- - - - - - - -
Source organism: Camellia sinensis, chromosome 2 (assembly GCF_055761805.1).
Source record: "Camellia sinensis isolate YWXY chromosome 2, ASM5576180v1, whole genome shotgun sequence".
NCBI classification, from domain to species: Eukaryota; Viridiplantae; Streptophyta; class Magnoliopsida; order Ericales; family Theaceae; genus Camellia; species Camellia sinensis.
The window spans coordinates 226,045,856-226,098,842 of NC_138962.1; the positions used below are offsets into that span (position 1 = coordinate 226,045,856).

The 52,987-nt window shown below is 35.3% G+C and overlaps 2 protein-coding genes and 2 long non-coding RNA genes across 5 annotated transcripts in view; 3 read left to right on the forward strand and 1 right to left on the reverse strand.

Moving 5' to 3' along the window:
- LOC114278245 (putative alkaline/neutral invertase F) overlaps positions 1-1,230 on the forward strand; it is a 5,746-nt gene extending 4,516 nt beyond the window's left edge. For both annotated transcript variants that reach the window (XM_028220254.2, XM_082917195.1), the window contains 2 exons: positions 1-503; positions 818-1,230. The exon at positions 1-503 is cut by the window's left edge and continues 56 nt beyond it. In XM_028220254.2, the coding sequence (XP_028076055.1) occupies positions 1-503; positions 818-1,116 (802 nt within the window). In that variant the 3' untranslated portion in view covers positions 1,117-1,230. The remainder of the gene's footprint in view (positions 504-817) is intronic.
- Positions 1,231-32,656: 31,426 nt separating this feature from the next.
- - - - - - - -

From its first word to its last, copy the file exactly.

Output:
Source organism: Camellia sinensis, chromosome 2 (assembly GCF_055761805.1).
Source record: "Camellia sinensis isolate YWXY chromosome 2, ASM5576180v1, whole genome shotgun sequence".
NCBI classification, from domain to species: Eukaryota; Viridiplantae; Streptophyta; class Magnoliopsida; order Ericales; family Theaceae; genus Camellia; species Camellia sinensis.
The window spans coordinates 226,045,856-226,098,842 of NC_138962.1; the positions used below are offsets into that span (position 1 = coordinate 226,045,856).

The 52,987-nt window shown below is 35.3% G+C and overlaps 2 protein-coding genes and 2 long non-coding RNA genes across 5 annotated transcripts in view; 3 read left to right on the forward strand and 1 right to left on the reverse strand.

Moving 5' to 3' along the window:
- LOC114278245 (putative alkaline/neutral invertase F) overlaps positions 1-1,230 on the forward strand; it is a 5,746-nt gene extending 4,516 nt beyond the window's left edge. For both annotated transcript variants that reach the window (XM_028220254.2, XM_082917195.1), the window contains 2 exons: positions 1-503; positions 818-1,230. The exon at positions 1-503 is cut by the window's left edge and continues 56 nt beyond it. In XM_028220254.2, the coding sequence (XP_028076055.1) occupies positions 1-503; positions 818-1,116 (802 nt within the window). In that variant the 3' untranslated portion in view covers positions 1,117-1,230. The remainder of the gene's footprint in view (positions 504-817) is intronic.
- Positions 1,231-32,656: 31,426 nt separating this feature from the next.